The cloud security industry is a tough neighbourhood: players here have two sets of competitors; the normal commercial competition and the hackers who compete constantly to best their technology. It’s an industry where information and data control is all.
It’s no surprise then that earlier this month security start-up Palerra came out of stealth mode, where it was operating as Apprity, to launch its new security automation product LORIC.
LORIC is designed for the new corporate cloud set-up where software is delivered on demand as a service and user experience is king.
Its creator, Palerra, was founded in 2013 as Apprity and is based in Santa Clara California. Since then, according to Forbes, Norwest Venture Partners (NVP) and Wing Ventures as well as other VCs have invested $8 bn in the company.
Palerra is launching into a high demand and high growth market. This year IBM released a survey of network security events within its global client base covering a period from 1 April 2012 and 31 March 2013.
It said that there was an average of 73,400 attacks in a single organisation in that period (the survey covered 130 IBM clients). The report also found that “70 percent [of security events] can be attributed to end-user error and misconfigured systems or applications.” The Ponemon Institute corroborates this: its 2014 survey found that the “malicious insider” was a leading cause of security breach. Although malware code is a growing threat as well.
[Click image for full size Infographic: The State of IT Security]
Access management is Palerra’s area of focus with LORIC. In any enterprise level, operation services will be streamed from the cloud. Users will need instant and direct access to the platform in order to use these services and write data.
Palerra offers two things with LORIC: firstly, C-level control of user access, giving them peace of mind and secondly, doing this without impeding those users from benefiting fully from the client’s cloud services, giving the users maximum convenience. According to Palerra, LORIC will run in the backgroud and it won’t generate downtime when operating.
To achieve this it needs to be proactive and anticipate security threats. In an interview with Gigacom, Palerra CEO, Rohit Gupta said that Palerra’s security product can learn user’s behaviour using advanced data modelling and predictive analytics.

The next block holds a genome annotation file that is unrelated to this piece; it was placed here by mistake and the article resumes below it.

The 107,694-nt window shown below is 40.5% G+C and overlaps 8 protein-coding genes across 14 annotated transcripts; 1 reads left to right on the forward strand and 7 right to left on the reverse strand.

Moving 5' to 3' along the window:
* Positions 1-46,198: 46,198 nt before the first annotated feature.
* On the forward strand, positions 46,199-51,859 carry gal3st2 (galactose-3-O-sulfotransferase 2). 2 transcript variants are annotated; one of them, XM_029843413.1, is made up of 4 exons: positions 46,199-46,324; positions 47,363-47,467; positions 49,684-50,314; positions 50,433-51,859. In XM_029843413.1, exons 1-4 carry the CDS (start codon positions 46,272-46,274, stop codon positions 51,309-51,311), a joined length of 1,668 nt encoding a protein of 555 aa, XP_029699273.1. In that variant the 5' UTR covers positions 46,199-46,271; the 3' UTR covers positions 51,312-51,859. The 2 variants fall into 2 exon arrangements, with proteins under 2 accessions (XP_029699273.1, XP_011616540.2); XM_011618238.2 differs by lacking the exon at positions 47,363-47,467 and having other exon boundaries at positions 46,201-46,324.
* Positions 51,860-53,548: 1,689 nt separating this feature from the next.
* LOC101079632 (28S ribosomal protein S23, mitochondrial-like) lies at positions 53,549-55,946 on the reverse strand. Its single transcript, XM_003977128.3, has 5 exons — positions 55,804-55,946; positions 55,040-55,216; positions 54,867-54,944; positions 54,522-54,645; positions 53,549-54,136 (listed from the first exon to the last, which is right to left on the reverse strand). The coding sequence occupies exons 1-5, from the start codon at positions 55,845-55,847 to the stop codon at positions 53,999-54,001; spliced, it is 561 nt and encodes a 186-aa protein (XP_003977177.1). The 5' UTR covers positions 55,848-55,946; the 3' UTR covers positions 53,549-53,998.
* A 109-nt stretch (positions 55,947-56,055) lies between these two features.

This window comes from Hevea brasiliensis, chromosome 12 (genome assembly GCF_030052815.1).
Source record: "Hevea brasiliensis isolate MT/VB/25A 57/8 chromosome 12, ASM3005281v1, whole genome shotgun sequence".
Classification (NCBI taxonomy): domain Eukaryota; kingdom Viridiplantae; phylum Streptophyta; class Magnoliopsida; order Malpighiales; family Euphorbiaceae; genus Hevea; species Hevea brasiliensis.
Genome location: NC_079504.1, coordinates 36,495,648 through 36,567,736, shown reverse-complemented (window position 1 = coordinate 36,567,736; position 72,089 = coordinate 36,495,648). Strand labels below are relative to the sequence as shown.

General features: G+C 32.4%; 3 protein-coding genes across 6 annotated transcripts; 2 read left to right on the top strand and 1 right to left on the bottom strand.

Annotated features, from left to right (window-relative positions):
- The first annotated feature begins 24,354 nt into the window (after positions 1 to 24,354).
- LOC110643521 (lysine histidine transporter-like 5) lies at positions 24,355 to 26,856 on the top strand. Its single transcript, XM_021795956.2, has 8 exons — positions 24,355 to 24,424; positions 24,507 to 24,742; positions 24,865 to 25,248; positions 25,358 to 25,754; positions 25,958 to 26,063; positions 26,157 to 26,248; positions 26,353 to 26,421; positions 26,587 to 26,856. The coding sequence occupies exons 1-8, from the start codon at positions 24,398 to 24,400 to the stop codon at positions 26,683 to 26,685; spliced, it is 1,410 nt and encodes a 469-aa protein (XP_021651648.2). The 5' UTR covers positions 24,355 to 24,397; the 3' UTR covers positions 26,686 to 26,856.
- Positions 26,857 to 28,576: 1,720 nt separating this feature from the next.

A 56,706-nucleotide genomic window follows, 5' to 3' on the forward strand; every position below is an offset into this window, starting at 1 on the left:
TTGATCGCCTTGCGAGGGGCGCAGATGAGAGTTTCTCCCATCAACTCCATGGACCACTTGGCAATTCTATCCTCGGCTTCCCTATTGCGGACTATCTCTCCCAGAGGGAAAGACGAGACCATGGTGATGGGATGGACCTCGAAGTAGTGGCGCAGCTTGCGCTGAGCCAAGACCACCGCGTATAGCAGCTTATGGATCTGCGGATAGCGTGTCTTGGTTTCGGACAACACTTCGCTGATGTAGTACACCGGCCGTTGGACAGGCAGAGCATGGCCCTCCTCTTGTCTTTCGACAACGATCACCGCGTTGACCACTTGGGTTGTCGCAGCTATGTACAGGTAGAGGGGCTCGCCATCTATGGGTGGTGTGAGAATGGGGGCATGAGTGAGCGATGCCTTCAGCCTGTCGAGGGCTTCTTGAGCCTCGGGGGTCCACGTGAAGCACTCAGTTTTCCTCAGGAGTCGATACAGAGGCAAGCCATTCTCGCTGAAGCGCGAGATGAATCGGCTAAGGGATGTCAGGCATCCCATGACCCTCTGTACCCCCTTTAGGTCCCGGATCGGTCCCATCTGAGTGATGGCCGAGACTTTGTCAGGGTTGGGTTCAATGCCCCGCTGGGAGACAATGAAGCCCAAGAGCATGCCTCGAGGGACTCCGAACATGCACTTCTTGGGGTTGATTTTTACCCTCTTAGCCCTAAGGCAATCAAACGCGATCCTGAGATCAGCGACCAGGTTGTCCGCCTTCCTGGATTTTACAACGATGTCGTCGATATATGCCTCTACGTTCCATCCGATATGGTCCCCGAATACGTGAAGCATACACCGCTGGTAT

Knowing a users behaviour history when accessing the cloud will enable the application to recognise any anomalous activity which can then be reported back to the enterprise. This will anticipate any threat to the operation’s security. Another selling point is the detailed graphics giving visibility to user behaviour.
Given the sheer scale of the demand on many cloud services, any cloud security software that manages user access has to be able to scale and, as in other areas of technology, this is best achieved by very high levels of automation.
IT security teams have finite resources but an ever growing quantity of security alerts. Security breach responses are expensive in time and money. The Ponemon Institute reported in its 2014 Cost of Data Breach: Global Analysis, that, on average, data breaches cost a company US$3.5 million a year. And that’s a 15% increase on the previous year.
The high costs accrue from hiring top grade security people and paying them to protect the platform as well as the cost of increasing cyber insurance. But the Poneman Institute report for 2014 also found that the greater cost resulting from security breaches is in brand damage and loss of customers. So not only does any radical security have to offer advanced automation to control costs, it has to be effective as well.
The best comparison in understanding Palerra’s approach is the US meteorological service. Their business is trying to predict the future actions of the weather system; to do this it developed “automatic early-warning systems and procedures” to identify and respond to the threat of extreme weather. Palerra is trying to do something similar in cloud security and claims that LORIC is the first automated cloud security platform of its kind.“Over-worked, under-staffed IT departments globally are swimming in alerts and notifications. They are often at a loss as to what is to be done and when. When systems and people are overloaded, active management needs to be augmented by automated systems…” Rohit Gupta, CEO Palerra
LORIC’s approach does appear to be a shift of perspective in cloud security. Previously, a company’s network had a perimeter security fence. It managed it to control user access and traffic inflows.
That perimeter’s gone now. The cloud has to offer open access to assure a high quality user experience. LORIC’s non-intrusive security running in the background is made possible by the advances in big data analytics. This enables the software to identify potential security threats by identifying anomalies in huge data streams.
The users are unaware of what occurs in the background and there’s no degradation of their experience, which is in keeping with the new service culture in software development.
This could be a break-through in the science of IT security, in keeping with the new age of the cloud and data analytics. It’s little wonder that Palerra kept it under wraps until launch.